CONSTITUTION CORNER - Article 33
by Judy Leithe
In January of 1776, English born, Thomas Paine, stirred the Colonists' passions for freedom from the tyrannical rule of King George III. In his widely circulated Common Sense pamphlet, Paine pressed for a government of Republicanism, with elected officials, as opposed to Parliamentary monarchy. As Editor of the Pennsylvania Magazine, Paine continued writing The American Crisis articles; the most famous one, written December 23, 1776, was just entitled, The Crisis:
"These are the times that try men's souls. The summer soldier and the sunshine patriot will, in this crisis, shrink from the service of their country; but he that stands by it now, deserves the love and thanks of man and woman. Tyranny, like hell, is not easily conquered; yet we have this consolation with us, that the harder the conflict, the more glorious the triumph. What we obtain too cheap, we esteem too lightly: it is dearness only that gives everything it's value..."
The "summer soldiers" referred to the farmers who would join up to fight the British once their crops were planted; and the "sunshine patriots" were those who fought as long as things were going well, but deserted when the weather and conditions weren't so favorable.
The Declaration of Independence was adopted on July 4th, amid great celebrations. However, just weeks later, British forces, under General Howe, outnumbered and defeated General Washington's army at the Battles of Long Island and White Plains, New York. Along with taking control of New York City, by mid-November, Howe had also captured Fort Washington, which gave the British army strategic control over the Hudson River. Within days, the American army had to abandon Fort Lee in New Jersey, as well.
In the fall and early winter of 1776, the wretched conditions of the Continental Army cannot be overstated. After vacating New York, they began a five-day march across New Jersey, where Washington had expected to add an influx of fresh militia and supplies for his army. Instead, he found that thousands of New Jersey residents had taken the loyalty oath to the King of England! He wrote in his journal, "The inhabitants of this state, either from fear or disaffection, almost to a man, refused to turn out...In this I was cruelly disappointed."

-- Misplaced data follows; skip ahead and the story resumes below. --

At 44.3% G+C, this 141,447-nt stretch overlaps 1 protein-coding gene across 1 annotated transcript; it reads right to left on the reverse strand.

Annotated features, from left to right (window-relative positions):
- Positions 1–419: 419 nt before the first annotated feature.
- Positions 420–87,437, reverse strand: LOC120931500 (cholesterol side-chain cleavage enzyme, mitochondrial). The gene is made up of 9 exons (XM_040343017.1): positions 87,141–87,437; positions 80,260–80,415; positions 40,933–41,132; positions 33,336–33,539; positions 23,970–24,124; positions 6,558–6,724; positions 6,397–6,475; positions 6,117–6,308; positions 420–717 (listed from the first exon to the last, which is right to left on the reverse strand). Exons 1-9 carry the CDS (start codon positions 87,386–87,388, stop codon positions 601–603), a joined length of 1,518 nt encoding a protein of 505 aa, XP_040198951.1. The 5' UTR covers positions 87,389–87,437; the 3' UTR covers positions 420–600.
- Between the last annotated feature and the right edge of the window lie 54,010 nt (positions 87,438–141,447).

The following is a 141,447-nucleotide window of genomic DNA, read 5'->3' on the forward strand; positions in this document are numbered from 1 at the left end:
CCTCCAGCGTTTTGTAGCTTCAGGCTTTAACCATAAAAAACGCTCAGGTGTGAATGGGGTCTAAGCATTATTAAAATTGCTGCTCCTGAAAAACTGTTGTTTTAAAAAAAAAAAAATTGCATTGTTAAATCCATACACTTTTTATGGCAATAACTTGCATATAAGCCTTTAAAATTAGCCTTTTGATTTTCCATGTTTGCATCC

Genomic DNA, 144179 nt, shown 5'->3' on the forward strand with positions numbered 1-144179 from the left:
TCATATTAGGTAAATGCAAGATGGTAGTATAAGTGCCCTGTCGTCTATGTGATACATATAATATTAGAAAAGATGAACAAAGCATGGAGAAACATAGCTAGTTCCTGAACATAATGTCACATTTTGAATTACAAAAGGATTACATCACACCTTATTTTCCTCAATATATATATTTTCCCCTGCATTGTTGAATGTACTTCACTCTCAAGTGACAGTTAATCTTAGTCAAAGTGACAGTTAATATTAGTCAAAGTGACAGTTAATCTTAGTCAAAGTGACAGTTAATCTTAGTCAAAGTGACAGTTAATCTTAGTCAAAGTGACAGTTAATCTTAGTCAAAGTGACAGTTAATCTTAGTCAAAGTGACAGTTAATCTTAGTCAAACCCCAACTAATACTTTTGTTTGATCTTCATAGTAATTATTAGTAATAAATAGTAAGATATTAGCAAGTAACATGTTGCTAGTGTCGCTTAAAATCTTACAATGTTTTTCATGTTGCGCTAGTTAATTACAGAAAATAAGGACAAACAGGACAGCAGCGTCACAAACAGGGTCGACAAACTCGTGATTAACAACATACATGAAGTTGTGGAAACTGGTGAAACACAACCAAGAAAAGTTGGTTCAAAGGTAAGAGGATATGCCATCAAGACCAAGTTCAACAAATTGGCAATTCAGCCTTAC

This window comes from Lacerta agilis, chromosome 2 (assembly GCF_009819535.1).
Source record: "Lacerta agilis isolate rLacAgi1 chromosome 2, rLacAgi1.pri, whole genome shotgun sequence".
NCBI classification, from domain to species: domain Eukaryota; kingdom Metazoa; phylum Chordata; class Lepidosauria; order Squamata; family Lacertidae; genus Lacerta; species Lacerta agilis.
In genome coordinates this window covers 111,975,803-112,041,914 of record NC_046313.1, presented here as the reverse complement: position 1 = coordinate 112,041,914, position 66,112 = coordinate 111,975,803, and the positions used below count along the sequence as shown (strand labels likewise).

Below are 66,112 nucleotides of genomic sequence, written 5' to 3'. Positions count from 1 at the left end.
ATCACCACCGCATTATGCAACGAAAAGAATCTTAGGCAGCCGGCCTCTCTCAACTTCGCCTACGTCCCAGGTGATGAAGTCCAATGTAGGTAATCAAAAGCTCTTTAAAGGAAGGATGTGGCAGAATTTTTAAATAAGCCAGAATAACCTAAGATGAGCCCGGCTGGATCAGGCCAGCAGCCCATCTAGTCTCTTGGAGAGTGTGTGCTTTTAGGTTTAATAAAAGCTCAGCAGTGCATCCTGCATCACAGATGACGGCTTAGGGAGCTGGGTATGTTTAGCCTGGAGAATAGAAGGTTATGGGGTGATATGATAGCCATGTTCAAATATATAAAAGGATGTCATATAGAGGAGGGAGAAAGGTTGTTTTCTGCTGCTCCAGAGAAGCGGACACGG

Increasingly, Congress was unresponsive to Washington's repeated requests for funds to pay his army, buy supplies, or even provide winter clothing for his troops. It seems that many of the colonies were not stepping up to support the high cost of war. One accounting of this perilous time came from Charles Willson Peale, a portrait artist who had painted many notable people in the 1700's, including a younger George Washington. Peale was part of the Philadelphia militia and had recently joined Washington's army. As he stood observing the alarming state of some of the American troops, a particularly ragged soldier approached him with only a dirty blanket covering his scratched and bloodied body. It was only after the soldier spoke to him did Peale realize that this soldier was his brother.
Washington assumed Howe would try to finish off his army, then move on to capture Philadelphia. Washington also thought that if he could make a night-crossing of the Delaware River, his army could form a rearguard to protect Philadelphia from British attack. But, he learned that the panic-stricken Philadelphia townspeople, including the U.S. Congress, had locked their doors and fled to Baltimore. Coincidently, Howe decided he could take Philadelphia in the spring, so he took his troops to wait out the cold winter in the comfort of New York City.
Upon learning of Howe's departure, Washington saw an opportunity in British complacency. Next week, a second crossing of the Delaware -- this time, to make a Christmas surprise attack on British allies, the feared German Hessian army encamped in Trenton.